It comes as the banking sector faces criticism over its record-breaking profits and homeowners feel the pain of higher interest rates and living costs.
From today, the New Zealand-owned bank is increasing its six-month special rate to 7.39 percent (from 7.25 percent) and its standard rate to 8.39 percent (from 8.25 percent).
The one-year fixed special will move to 7.35 percent, up from 7.25 percent, while the one-year standard will jump from 8.25 percent to 8.35 percent.
However, the official cash rate (OCR) has been on hold at 5.5 percent since its last increase on May 24.
Banks have blamed rising wholesale swap rates for the need to increase home loan rates. Swap rates are used by banks and larger institutions to manage interest rate risk by locking in a fixed interest rate for a specific period and they give a guide to the cost of borrowing for these institutions.
But in the past month, wholesale interest rates have fallen sharply. Despite that, a Kiwibank spokeswoman said its cost of funds had increased.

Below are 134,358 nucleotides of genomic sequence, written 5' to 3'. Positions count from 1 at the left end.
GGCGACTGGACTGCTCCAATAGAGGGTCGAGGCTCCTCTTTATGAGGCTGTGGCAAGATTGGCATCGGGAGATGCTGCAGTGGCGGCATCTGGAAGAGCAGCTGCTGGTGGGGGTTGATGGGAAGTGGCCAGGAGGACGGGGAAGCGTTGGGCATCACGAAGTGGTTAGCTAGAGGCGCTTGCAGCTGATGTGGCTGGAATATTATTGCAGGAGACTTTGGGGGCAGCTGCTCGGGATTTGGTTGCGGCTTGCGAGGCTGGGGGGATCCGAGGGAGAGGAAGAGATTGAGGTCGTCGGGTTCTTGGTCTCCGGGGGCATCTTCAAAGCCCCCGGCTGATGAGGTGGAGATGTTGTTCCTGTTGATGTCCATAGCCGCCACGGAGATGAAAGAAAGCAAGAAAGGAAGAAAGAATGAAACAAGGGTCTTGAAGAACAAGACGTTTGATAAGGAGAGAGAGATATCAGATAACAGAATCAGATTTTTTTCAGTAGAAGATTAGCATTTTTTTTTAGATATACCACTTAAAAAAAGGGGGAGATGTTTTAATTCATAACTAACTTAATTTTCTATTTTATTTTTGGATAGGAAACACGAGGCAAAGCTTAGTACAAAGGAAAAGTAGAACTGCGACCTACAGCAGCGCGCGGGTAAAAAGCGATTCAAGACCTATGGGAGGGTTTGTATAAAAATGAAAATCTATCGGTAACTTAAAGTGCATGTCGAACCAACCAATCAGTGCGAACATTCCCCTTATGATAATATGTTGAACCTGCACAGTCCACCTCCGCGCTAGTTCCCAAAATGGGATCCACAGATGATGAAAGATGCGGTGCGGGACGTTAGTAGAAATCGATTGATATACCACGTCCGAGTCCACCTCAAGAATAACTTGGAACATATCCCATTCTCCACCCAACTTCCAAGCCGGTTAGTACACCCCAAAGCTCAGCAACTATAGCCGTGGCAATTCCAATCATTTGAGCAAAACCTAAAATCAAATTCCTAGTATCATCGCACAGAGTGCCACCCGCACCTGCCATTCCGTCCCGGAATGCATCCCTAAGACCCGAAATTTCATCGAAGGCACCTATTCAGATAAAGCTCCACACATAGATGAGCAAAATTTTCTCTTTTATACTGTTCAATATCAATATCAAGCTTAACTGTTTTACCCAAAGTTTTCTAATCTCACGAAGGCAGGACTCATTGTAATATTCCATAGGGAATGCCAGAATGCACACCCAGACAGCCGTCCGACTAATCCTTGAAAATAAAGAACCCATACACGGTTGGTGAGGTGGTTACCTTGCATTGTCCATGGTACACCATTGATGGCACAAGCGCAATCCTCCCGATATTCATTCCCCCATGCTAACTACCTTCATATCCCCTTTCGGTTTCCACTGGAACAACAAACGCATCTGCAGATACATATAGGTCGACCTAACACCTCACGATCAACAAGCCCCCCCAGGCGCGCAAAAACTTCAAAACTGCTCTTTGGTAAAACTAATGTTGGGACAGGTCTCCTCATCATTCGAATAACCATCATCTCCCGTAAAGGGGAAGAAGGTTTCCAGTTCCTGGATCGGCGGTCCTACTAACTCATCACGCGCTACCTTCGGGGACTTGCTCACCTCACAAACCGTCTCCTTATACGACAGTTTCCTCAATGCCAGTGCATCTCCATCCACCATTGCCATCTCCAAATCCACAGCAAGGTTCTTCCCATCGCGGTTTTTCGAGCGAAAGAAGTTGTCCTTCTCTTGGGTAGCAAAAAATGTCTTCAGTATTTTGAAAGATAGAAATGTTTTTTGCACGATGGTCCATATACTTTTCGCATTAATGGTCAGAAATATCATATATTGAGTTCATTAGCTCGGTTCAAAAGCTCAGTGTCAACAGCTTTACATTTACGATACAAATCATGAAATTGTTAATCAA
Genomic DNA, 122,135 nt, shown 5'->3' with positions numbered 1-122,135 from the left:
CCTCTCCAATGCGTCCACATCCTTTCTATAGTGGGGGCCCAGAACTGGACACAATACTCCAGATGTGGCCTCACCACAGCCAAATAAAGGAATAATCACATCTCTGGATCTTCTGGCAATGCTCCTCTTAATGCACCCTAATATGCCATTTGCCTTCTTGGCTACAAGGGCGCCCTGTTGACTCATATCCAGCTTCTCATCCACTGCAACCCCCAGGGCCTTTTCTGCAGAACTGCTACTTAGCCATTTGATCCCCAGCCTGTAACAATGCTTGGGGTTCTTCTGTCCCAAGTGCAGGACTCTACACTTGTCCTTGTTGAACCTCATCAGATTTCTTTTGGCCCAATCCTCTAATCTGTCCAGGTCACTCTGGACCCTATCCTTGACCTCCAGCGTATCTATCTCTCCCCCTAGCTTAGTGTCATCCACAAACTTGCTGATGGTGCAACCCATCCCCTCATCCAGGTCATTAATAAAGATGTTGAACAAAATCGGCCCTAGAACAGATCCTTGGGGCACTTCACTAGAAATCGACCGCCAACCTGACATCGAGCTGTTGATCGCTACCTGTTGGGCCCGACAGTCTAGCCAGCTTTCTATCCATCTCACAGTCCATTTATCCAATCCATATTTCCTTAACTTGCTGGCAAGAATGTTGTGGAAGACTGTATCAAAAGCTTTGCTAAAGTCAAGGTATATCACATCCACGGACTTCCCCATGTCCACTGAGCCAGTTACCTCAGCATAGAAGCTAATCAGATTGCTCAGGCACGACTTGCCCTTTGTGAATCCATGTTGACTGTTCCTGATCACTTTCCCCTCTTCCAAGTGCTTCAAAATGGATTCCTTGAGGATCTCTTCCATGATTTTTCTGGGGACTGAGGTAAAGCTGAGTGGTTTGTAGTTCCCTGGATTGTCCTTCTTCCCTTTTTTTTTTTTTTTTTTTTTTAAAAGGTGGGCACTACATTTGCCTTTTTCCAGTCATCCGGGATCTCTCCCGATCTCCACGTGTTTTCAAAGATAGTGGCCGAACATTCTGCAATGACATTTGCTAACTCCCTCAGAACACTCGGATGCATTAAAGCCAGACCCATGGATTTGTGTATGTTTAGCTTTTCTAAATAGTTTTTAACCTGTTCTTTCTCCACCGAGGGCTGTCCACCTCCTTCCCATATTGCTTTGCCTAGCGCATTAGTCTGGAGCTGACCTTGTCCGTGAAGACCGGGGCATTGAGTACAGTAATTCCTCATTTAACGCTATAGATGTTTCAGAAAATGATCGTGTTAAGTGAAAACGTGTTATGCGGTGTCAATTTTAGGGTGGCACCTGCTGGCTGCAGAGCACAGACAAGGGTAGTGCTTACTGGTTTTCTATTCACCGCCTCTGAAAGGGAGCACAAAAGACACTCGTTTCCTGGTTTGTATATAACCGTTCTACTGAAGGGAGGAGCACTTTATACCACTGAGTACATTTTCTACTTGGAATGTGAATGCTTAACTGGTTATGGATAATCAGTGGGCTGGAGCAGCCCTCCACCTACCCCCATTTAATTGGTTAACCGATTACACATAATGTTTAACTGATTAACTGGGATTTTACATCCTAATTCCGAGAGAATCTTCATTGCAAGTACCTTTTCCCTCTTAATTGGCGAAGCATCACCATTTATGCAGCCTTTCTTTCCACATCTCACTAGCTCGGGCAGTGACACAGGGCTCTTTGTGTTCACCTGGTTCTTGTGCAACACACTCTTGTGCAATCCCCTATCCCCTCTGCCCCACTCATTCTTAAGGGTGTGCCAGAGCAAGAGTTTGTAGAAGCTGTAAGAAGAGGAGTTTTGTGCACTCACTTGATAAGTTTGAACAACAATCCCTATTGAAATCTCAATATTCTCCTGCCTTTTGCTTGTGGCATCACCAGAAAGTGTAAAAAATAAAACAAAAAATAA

“We regularly review our interest rates to ensure they are competitive and reflect current market conditions. While the OCR has not moved [recently], our cost of funds has increased.
“We would invite any of our customers who are worried to get in touch with us to discuss their circumstances and how we can help with their finances as soon as possible.”
Last week BNZ bumped up its one-year, 18-month and two-year fixed “classic” and standard home loan rates.
The bank’s one-year classic and standard rates increased for the second time in as many months.
Its one-year classic rate increased 10 basis points to 7.35 percent (on top of October’s hike from 7.19 percent to 7.25 percent), while the standard rate hit 7.95 percent, having been lifted to 7.85 percent only a month earlier.
This month BNZ reported its net profit after tax rose by 6.7 percent in the year to September to $1.5 billion, helped by rising mortgage rates.
And in August Kiwibank made a record profit, lifting its after-tax profit by 34 percent to $175 million, beating its previous record a year earlier of $131m.
The Reserve Bank will publish its quarterly Monetary Policy Statement on Wednesday next week along with its decision to hold, hike or cut the official cash rate.